Now, go to the Slots drop-down. Since we selected Add slot to intent, a slot has been added to our AlertLevel type. Name this slot AlertLevel as well. We need to name it this because in the code we entered earlier to our functions, the slot it will be searching for will be AlertLevel, and to have the code run correctly, the names need to match up. Also, something to remember; the Slot is the value we're trying to collect while the Slot type is the information we are pulling for that value.
Now, for this slot, in the Prompt section, we need to ask the user a question. This question needs to reflect what information the user needs to input. For this bot, that would be What level of alert should we use?, which lets them know they need to insert Yellow, Orange, Red, or Help.
Now, at the bottom of the page, select Save intent and then select Build. A second box will appear to confirm that we want to build; select Build again to confirm.
With our bot built, we can use the Test Bot chat that appears. For now, enter in Hello. The bot will respond with "Sorry, can you please repeat that?". This is because Hello is not one of the terms we taught our bot.
Now, we don't want our bot to say "Sorry, can you please repeat that?". To change the response, select Error Handling from the left menu bar. In here, you will see that "Sorry, can you please repeat that?" is a Clarification prompt that was automatically set. Go ahead and delete it and instead enter Please say 'Alert the team' if you want to send an alert.for our Bot's response. Note that we must use single quotes for the prompt as AWS doesn't currently support double quotes. All other defaults are fine as they are.
Save this before rebuild the bot using the Build button.
Initialize a Code Hook
Now when we type in Hello into our bot, we get the message "Please say 'Alert the team' if you want to send an alert." which is what we want. The issue is that if we enter something besides an alert level, we will only get the Prompt we entered for our slot, which is "What alert level should we use?". We want to give our users more information than that.
To do so, we need to initialize and validate a code hook from our lambda function. To do this, under Lambda initialization and validation, select the checkbox for Initialization and validate code hook. From the drop-down that appears, select validation and then permit its use by clicking Ok on the pop-up that appears. This is the lambda function we created earlier. Once we set this up, select Save intent and then Build.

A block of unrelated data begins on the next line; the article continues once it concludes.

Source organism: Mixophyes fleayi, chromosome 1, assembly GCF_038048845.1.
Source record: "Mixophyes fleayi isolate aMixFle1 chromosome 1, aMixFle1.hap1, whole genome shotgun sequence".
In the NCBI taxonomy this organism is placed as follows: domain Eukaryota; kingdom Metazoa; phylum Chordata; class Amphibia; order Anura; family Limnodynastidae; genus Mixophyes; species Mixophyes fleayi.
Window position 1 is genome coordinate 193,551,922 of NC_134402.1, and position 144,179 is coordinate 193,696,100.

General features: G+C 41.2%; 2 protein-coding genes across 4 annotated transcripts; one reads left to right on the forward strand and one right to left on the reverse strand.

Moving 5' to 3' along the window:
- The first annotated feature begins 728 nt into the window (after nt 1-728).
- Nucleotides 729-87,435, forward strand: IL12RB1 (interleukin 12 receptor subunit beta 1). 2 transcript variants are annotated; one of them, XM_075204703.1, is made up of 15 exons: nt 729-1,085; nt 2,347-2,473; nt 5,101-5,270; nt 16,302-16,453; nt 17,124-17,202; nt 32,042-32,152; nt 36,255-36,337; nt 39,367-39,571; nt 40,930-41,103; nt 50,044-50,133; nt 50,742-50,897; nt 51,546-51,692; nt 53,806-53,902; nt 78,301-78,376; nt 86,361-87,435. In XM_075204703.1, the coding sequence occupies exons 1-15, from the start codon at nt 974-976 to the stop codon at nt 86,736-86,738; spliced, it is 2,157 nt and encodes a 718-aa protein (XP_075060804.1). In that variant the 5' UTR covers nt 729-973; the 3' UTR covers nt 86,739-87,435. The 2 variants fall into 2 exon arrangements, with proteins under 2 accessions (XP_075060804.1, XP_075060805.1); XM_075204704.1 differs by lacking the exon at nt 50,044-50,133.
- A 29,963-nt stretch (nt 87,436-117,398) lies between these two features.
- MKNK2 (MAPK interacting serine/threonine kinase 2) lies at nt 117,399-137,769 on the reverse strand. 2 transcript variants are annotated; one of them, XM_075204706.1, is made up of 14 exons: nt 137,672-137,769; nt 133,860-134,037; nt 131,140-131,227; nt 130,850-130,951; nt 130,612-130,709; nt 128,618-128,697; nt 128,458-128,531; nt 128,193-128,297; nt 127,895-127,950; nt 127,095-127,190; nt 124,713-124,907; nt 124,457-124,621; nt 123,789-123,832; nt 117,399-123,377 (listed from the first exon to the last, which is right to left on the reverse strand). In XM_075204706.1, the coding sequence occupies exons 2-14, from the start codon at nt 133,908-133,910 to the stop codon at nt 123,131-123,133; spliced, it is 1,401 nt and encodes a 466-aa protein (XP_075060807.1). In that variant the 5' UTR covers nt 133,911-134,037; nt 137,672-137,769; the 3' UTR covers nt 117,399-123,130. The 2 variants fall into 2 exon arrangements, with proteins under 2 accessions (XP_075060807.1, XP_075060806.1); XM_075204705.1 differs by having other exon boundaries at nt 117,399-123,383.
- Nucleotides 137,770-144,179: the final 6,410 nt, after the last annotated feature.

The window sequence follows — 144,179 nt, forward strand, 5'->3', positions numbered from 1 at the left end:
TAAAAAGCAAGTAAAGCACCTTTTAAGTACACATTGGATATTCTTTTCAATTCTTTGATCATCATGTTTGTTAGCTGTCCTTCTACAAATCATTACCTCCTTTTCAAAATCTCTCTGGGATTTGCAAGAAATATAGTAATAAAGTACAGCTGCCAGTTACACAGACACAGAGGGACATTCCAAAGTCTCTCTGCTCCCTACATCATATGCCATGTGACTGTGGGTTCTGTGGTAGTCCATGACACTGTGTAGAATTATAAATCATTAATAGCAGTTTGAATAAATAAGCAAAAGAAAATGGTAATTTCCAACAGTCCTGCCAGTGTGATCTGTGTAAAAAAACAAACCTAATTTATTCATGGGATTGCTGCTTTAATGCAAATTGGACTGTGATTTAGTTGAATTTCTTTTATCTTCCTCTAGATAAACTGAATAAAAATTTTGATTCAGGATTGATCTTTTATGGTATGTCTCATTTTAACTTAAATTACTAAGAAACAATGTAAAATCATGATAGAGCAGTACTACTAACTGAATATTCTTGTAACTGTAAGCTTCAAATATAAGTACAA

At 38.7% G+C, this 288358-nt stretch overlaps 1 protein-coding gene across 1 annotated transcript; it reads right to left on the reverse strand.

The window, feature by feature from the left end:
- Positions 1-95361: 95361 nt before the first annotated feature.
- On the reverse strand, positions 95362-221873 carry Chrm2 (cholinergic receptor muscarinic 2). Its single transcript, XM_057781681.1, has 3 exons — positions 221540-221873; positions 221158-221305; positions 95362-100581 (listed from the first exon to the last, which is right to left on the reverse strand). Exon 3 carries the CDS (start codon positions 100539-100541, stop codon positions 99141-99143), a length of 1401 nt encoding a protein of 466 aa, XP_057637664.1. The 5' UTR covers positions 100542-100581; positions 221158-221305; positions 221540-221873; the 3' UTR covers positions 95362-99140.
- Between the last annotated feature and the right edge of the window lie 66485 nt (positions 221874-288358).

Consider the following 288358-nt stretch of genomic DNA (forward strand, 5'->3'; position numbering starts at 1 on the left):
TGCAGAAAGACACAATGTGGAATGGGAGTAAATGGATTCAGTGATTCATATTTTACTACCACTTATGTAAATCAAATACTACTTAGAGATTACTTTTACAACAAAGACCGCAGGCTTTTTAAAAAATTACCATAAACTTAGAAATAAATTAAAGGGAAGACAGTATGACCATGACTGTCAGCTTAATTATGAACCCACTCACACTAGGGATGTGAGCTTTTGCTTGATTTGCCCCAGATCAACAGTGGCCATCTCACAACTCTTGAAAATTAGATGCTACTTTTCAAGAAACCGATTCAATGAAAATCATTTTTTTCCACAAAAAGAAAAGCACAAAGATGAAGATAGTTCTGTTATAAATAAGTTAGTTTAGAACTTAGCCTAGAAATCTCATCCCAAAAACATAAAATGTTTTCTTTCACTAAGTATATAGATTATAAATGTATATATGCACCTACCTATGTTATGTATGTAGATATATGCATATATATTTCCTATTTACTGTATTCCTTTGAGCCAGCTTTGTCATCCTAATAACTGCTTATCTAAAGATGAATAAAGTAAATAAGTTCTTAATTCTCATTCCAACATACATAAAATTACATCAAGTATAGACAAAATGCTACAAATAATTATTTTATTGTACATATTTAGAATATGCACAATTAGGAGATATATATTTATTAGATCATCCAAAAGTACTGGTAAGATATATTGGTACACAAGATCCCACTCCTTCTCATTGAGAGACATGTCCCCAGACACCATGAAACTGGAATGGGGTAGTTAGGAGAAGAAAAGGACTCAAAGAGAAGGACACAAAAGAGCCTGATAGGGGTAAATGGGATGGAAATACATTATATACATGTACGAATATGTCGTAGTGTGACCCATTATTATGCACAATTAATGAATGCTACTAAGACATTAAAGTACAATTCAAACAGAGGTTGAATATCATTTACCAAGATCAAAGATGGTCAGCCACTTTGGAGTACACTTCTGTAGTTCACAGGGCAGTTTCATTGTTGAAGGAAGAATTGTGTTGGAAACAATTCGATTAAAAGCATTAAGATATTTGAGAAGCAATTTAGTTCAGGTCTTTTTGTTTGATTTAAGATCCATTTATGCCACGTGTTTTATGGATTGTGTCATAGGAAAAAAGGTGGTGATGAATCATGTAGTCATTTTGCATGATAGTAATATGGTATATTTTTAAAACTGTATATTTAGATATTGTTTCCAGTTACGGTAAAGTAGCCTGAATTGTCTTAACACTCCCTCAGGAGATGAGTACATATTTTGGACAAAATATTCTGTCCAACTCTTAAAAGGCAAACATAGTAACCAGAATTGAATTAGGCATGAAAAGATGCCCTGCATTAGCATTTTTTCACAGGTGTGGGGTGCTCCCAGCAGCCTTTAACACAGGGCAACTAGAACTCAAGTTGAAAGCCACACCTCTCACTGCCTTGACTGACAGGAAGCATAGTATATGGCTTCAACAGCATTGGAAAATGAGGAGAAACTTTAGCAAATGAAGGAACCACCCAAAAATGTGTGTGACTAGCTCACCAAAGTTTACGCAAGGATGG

Once built out, enter Hello to get our "Alert the team" message. Enter Alert the team. This time, we get back "The alerts are Red, Orange, and Yellow. You can also say 'help'". Now, let's enter a random command that is not Yellow, Orange, Red, or Help. The bot will again return the sentence "The alerts are Red, Orange, and Yellow. You can also say 'help'".
Note that if you wait longer than five minutes to respond, the session will begin again, as that is what we set our timeout as.
Now, let's go ahead and enter help. A message appears explaining the three alerts. This is the detailed message from the messages.py file we created in our Lambda function.
Type something random again to get our alert. Once we get our alerts message, enter 'Red'. As of right now, nothing is happening. That is because we have not set up our Fulfillment section.
Select the Fulfillment drop-down. Here, select ASWS Lambda function and then from the drop-down, select fulfillment. Once finished, select Save Intent and then Build.
Once again, enter Hello, Alert the team, and then one of our alerts. But what's this? We have an error. Why is this?
Well, if we go to our Lambda Management Console in a new tab, and review our fulfillment function, we can find out. To get there, go to Lambda and then select the fulfillment function. Select the Monitor tab. Here, we see there is an invocation error. Select Jump to logs, and from the list, find the error message.
It looks like we forgot to verify our email. Whoops.
Verify an Email
To verify an email, and remove the error, open a new tab and go to the Services drop-down, and then under Customer Engagement, select Simple Email Service. From the left menu bar, select Email Addresses. Select Verify a new email address. In this box, enter the email we entered at the beginning of the lab. Make sure it is exactly the same! The best way to do this is to go into the file and copy the email from it and paste it into the box. Once we've entered the email, select Verify This Email Address. A box appears telling us an email has been sent for verification. Close this box, and in a new tab, go to your email.
An email from AWS will appear in your inbox. Once it does, click on the link it provides to confirm your email. Once it is verified, go back to the AWS console. Refresh the Email Addresses page. Our e-mail now has the Status of verified.